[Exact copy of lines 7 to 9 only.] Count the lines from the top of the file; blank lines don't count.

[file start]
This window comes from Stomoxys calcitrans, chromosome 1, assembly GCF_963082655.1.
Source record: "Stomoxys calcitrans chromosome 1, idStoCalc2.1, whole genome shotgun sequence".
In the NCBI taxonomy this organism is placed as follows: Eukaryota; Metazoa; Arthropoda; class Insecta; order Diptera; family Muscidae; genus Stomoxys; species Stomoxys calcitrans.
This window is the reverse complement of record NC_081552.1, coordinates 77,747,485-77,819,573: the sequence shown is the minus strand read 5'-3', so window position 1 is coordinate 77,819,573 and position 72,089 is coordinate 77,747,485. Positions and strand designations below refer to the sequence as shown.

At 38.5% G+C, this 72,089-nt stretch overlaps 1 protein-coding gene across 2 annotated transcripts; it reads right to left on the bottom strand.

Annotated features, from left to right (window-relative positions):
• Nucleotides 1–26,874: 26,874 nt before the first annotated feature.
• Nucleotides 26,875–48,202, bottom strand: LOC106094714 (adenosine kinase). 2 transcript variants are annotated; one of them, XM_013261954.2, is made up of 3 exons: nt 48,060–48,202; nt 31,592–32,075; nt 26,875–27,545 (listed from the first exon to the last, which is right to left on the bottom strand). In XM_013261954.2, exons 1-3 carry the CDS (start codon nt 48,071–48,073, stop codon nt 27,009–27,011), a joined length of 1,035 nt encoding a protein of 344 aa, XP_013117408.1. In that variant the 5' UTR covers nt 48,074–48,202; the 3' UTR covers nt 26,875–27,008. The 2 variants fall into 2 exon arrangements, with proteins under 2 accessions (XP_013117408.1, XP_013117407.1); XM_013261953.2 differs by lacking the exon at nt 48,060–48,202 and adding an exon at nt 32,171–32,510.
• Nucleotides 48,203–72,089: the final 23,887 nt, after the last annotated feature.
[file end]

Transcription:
• Nucleotides 1–26,874: 26,874 nt before the first annotated feature.
• Nucleotides 26,875–48,202, bottom strand: LOC106094714 (adenosine kinase). 2 transcript variants are annotated; one of them, XM_013261954.2, is made up of 3 exons: nt 48,060–48,202; nt 31,592–32,075; nt 26,875–27,545 (listed from the first exon to the last, which is right to left on the bottom strand). In XM_013261954.2, exons 1-3 carry the CDS (start codon nt 48,071–48,073, stop codon nt 27,009–27,011), a joined length of 1,035 nt encoding a protein of 344 aa, XP_013117408.1. In that variant the 5' UTR covers nt 48,074–48,202; the 3' UTR covers nt 26,875–27,008. The 2 variants fall into 2 exon arrangements, with proteins under 2 accessions (XP_013117408.1, XP_013117407.1); XM_013261953.2 differs by lacking the exon at nt 48,060–48,202 and adding an exon at nt 32,171–32,510.
• Nucleotides 48,203–72,089: the final 23,887 nt, after the last annotated feature.